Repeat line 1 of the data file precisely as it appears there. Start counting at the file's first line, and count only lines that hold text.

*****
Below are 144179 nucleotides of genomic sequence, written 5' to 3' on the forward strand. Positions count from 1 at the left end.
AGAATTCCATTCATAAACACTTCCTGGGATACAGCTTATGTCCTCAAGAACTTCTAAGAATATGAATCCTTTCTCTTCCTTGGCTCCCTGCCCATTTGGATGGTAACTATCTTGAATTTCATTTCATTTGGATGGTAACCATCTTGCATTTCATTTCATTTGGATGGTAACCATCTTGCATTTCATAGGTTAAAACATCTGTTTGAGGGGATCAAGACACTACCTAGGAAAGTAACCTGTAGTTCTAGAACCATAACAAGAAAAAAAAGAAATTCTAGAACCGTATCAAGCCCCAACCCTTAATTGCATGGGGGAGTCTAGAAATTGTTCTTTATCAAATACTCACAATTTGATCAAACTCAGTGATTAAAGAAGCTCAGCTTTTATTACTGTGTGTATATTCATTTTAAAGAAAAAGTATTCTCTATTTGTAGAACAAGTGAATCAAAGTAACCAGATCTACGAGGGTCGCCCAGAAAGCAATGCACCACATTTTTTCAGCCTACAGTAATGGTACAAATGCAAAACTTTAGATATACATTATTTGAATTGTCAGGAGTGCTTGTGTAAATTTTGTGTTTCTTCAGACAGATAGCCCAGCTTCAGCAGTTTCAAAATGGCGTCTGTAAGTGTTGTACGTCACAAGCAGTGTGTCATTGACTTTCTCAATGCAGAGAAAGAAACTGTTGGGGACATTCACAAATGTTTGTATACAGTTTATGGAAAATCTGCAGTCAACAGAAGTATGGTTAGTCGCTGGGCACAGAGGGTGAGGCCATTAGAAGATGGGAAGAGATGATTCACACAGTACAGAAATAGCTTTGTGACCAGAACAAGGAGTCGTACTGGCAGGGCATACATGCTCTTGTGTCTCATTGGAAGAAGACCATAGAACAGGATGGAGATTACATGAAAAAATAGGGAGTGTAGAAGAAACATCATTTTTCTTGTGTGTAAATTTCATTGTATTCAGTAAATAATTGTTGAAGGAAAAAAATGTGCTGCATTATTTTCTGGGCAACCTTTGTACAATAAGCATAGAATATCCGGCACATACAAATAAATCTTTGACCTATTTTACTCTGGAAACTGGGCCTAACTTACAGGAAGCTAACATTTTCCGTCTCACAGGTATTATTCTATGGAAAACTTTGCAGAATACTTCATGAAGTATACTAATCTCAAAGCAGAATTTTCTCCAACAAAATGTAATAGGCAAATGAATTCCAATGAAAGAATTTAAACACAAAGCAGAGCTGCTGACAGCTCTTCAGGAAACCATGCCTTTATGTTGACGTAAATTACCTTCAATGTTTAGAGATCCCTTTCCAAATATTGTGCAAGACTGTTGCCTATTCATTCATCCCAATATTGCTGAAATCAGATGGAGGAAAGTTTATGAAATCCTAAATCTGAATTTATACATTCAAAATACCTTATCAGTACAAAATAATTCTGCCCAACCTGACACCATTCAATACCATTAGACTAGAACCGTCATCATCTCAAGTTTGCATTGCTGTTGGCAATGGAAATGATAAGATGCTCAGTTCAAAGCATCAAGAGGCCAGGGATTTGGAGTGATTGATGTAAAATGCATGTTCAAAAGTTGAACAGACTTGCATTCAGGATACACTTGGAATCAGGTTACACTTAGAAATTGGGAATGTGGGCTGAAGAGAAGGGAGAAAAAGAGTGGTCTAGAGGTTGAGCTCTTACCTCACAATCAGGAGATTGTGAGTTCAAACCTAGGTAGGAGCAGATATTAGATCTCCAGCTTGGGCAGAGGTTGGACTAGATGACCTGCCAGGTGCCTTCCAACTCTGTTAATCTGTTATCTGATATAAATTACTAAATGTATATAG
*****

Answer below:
Below are 144179 nucleotides of genomic sequence, written 5' to 3' on the forward strand. Positions count from 1 at the left end.